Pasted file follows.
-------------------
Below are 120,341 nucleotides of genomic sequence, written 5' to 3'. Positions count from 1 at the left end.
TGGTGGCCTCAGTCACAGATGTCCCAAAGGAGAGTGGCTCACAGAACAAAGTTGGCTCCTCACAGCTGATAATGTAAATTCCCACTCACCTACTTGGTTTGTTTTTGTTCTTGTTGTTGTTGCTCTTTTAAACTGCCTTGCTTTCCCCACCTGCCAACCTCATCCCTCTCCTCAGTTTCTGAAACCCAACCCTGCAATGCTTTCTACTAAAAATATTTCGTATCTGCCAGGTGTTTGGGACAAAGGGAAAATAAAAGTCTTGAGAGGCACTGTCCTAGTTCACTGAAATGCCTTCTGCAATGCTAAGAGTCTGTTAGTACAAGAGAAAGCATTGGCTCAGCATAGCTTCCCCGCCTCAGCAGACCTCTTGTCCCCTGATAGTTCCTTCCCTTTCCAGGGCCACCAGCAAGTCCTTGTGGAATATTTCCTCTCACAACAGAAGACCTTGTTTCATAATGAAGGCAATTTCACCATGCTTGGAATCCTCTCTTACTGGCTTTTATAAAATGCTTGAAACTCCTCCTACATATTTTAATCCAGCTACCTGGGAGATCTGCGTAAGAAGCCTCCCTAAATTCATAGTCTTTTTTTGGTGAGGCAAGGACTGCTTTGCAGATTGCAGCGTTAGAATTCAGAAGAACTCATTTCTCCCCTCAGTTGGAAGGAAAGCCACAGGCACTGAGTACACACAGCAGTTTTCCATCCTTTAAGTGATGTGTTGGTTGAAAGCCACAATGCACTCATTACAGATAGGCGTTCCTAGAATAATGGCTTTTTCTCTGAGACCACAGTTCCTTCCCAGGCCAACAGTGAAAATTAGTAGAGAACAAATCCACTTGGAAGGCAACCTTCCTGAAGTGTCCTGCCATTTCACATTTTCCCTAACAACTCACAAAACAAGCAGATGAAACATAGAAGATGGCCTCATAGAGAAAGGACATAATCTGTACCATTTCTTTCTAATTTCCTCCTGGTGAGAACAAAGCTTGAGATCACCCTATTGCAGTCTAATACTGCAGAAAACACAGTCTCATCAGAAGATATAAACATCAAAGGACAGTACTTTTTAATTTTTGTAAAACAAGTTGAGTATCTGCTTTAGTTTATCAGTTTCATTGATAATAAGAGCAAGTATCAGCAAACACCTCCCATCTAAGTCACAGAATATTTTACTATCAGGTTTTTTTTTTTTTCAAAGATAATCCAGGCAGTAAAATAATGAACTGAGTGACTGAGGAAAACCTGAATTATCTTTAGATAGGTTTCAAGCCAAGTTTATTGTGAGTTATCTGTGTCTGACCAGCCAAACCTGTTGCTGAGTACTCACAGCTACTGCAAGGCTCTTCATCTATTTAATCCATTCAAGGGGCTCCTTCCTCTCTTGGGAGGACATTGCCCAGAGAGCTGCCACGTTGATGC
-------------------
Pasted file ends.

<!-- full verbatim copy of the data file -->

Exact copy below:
Below are 120,341 nucleotides of genomic sequence, written 5' to 3'. Positions count from 1 at the left end.
TGGTGGCCTCAGTCACAGATGTCCCAAAGGAGAGTGGCTCACAGAACAAAGTTGGCTCCTCACAGCTGATAATGTAAATTCCCACTCACCTACTTGGTTTGTTTTTGTTCTTGTTGTTGTTGCTCTTTTAAACTGCCTTGCTTTCCCCACCTGCCAACCTCATCCCTCTCCTCAGTTTCTGAAACCCAACCCTGCAATGCTTTCTACTAAAAATATTTCGTATCTGCCAGGTGTTTGGGACAAAGGGAAAATAAAAGTCTTGAGAGGCACTGTCCTAGTTCACTGAAATGCCTTCTGCAATGCTAAGAGTCTGTTAGTACAAGAGAAAGCATTGGCTCAGCATAGCTTCCCCGCCTCAGCAGACCTCTTGTCCCCTGATAGTTCCTTCCCTTTCCAGGGCCACCAGCAAGTCCTTGTGGAATATTTCCTCTCACAACAGAAGACCTTGTTTCATAATGAAGGCAATTTCACCATGCTTGGAATCCTCTCTTACTGGCTTTTATAAAATGCTTGAAACTCCTCCTACATATTTTAATCCAGCTACCTGGGAGATCTGCGTAAGAAGCCTCCCTAAATTCATAGTCTTTTTTTGGTGAGGCAAGGACTGCTTTGCAGATTGCAGCGTTAGAATTCAGAAGAACTCATTTCTCCCCTCAGTTGGAAGGAAAGCCACAGGCACTGAGTACACACAGCAGTTTTCCATCCTTTAAGTGATGTGTTGGTTGAAAGCCACAATGCACTCATTACAGATAGGCGTTCCTAGAATAATGGCTTTTTCTCTGAGACCACAGTTCCTTCCCAGGCCAACAGTGAAAATTAGTAGAGAACAAATCCACTTGGAAGGCAACCTTCCTGAAGTGTCCTGCCATTTCACATTTTCCCTAACAACTCACAAAACAAGCAGATGAAACATAGAAGATGGCCTCATAGAGAAAGGACATAATCTGTACCATTTCTTTCTAATTTCCTCCTGGTGAGAACAAAGCTTGAGATCACCCTATTGCAGTCTAATACTGCAGAAAACACAGTCTCATCAGAAGATATAAACATCAAAGGACAGTACTTTTTAATTTTTGTAAAACAAGTTGAGTATCTGCTTTAGTTTATCAGTTTCATTGATAATAAGAGCAAGTATCAGCAAACACCTCCCATCTAAGTCACAGAATATTTTACTATCAGGTTTTTTTTTTTTTCAAAGATAATCCAGGCAGTAAAATAATGAACTGAGTGACTGAGGAAAACCTGAATTATCTTTAGATAGGTTTCAAGCCAAGTTTATTGTGAGTTATCTGTGTCTGACCAGCCAAACCTGTTGCTGAGTACTCACAGCTACTGCAAGGCTCTTCATCTATTTAATCCATTCAAGGGGCTCCTTCCTCTCTTGGGAGGACATTGCCCAGAGAGCTGCCACGTTGATGC